Make a Career on YouTube
You know a career path is mainstream when Forbes starts ranking its highest-paid members, and that’s what happened to professional YouTube stars in 2015. The news that Swedish videogame vlogger Felix Kjellberg (aka PewDiePie) grossed $12 million last year raised some eyebrows and sparked a fresh wave of interest in making YouTube videos for a living.
Understand the Economics of YouTube
YouTube seems like a platform that lends itself to on-a-shoestring success, but there are expenses for video creators beyond the costs of a camera, microphone, editing software, and computer equipment. YouTube reportedly takes a 45% cut of content creators’ ad revenues; the Patreon donation platform takes a 10% cut of tips left by viewers; and sponsored content can pay well but could cause a drop in subscribers. (Even Kjellberg has spoken publicly about the challenges small creators face on the platform.)
It is possible to make money on YouTube, but it requires realistic expectations, hard work, persistence, and a real love for what you’re doing. Here are some things to consider as you’re starting out.
Choose a Channel Topic
Video game, comedy, and beauty vlogs are consistently among the most popular on YouTube. These topics dominated 2015’s list of the world’s most popular YouTubers. If one of these is your field of interest, the good news is that there are huge numbers of viewers interested, too. The downside is there’s plenty of competition for their attention.
[bctt tweet=”Want to be a professional YouTuber? Top genres include video games, comedy, and beauty vlogs.” username=”hostgator”]
Other topics can do well, too. Lindsey Stirling, uniquely skilled in playing the violin while dancing, was on the Forbes 2015 list. A quirky topic can be a selling point, and there’s often less competition from other vloggers.
Select a target audience
Professional YouTuber Mah-Dry-Bread explains in the video below that income streams vary depending on your audience. Adults are more likely than kids are to use Adblock while watching YouTube, which means creators don’t get ad-network credit for those views. Adults are more likely to use Patreon to donate to YouTubers. Beyond adults-vs-kids, you’ll want to develop your audience-member persona in more detail and pay attention to who your early subscribers are to help focus your content.
Make lots of videos, then make more
Veteran YouTubers say that uploading new videos often is the key to gaining new subscribers and keeping existing viewers happy. Olga Kay, a celebrity with channels for videogame play, juggling, fashion and beauty, and her pet dog, turned out a minimum of twenty videos each week in early 2014. Her pace seems to have eased up these days, but Kay still updates regularly.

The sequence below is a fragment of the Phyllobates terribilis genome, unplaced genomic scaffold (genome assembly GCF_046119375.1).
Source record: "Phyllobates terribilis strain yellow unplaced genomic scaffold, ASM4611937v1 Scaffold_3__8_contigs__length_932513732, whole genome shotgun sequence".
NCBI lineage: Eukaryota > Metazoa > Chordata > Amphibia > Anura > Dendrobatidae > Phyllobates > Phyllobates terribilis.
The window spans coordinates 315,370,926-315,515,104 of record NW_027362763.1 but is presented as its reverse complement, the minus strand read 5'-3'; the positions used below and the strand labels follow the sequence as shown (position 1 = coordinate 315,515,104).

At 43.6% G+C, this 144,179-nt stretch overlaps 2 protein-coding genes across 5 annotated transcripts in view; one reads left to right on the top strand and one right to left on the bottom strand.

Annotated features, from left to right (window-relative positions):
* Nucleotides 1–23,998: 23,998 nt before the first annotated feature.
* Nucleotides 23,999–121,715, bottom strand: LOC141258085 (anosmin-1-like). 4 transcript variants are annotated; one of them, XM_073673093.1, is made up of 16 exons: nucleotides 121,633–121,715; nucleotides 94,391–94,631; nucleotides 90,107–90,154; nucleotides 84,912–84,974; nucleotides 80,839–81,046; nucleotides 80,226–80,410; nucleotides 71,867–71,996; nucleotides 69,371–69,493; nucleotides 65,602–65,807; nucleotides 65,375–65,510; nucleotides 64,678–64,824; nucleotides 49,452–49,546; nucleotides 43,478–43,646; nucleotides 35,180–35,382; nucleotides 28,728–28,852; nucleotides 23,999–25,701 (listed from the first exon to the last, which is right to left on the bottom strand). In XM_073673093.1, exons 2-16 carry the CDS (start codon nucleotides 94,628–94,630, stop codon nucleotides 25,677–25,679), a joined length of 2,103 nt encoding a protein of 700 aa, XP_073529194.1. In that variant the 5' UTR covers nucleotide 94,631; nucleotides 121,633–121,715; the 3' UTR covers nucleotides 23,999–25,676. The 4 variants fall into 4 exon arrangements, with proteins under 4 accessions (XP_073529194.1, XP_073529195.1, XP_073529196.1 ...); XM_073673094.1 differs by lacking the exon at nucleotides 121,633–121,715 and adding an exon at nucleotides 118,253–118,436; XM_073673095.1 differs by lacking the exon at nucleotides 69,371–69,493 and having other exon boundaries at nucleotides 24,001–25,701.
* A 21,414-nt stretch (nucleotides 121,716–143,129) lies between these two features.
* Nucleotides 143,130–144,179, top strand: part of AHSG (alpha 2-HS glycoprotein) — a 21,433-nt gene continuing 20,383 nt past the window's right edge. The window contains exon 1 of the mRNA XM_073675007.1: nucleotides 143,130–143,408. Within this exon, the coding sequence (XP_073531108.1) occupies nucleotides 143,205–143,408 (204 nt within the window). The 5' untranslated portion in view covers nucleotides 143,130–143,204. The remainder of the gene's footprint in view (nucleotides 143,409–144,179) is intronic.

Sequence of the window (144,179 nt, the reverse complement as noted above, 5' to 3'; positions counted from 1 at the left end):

Start with whatever equipment you have. While many YouTubers invest in high-end camera gear, plenty make entertaining and popular videos using only their smartphone cameras. At the request of her teen fans, Brittany Maddox explained how to shoot, edit, voiceover, and upload YouTube videos on an iPhone with low-cost equipment and apps. Her tips include:
- Get an inexpensive tripod
- Use the phone’s back camera for better picture quality
- Buy the iMovie app for editing
Maddox walks viewers through a quick edit in the video.
Vlogging and generating video content can be a lot of fun. In addition to some of the tips above, making sure you have proper video editing software is important. Video editing takes a lot of time and effort but it’s worth it in the end!
Think about how you’ll earn money
Mah-Dry-Bread, in his video on YouTubing for pay, cautions new creators to be wary of ad network offers when they first sign up. Once you have 1,000 subscribers, you may start hearing from legitimate ad networks that will place pre-roll or on-screen ads on your videos and pay you a small amount for each ad viewed. He recommends joining a network that allows you to opt out with 30 days’ notice.
The more popular your channel becomes, the more likely you are to hear from potential sponsors. Sponsored content can be lucrative, although Gaby Dunn of JustBetweenUs has written that subscribers don’t always like sponsored videos, so try to make sure the sponsor and audience are a good match.
[bctt tweet=”3 ways to make money on YouTube: Patreon donations, YouTube ad networks, and sponsored content.” username=”hostgator”]
Patreon donations can help YouTubers with older viewers cover their expenses and then some. Mah-Dry-Bread recommends Patreon for all YouTubers as a hedge against unpredictable ad and sponsor income. Some YouTubers also use their channels as a springboard to other revenue streams. Olga Kay sells adorable knee socks, and British YouTube star KSI has extended his brand to clothing and a new rap career.
Set up a website to promote your YouTube channel
Most professional YouTubers also maintain a website where they link to and embed their videos, direct visitors to their channels, link to their Patreon page if they have one, and share new content. Some prime examples include
- PewDiePie.com, with links to his merchandise
- Olga Kay’s MooshWorld, where visitors can buy knee socks that look like pets
- LindseyStirling.com, which includes her upcoming international tour dates
- MichellePhan.com, where Phan hosts her popular beauty blog and promotes her book
You may not have a book or concert tour to tell viewers about, but your website can promote your consulting services, speaking engagements, your own merchandise, and affiliate products your audience will find relevant.
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Keep at it and have fun
Building a career on YouTube, like building a career anywhere, takes patience, persistence, and a willingness to learn. UK vlogger Jim Chapman has reminded new YouTubers “this isn’t going to happen overnight.” In the meantime, Chapman told The Independent, “Do it for fun.”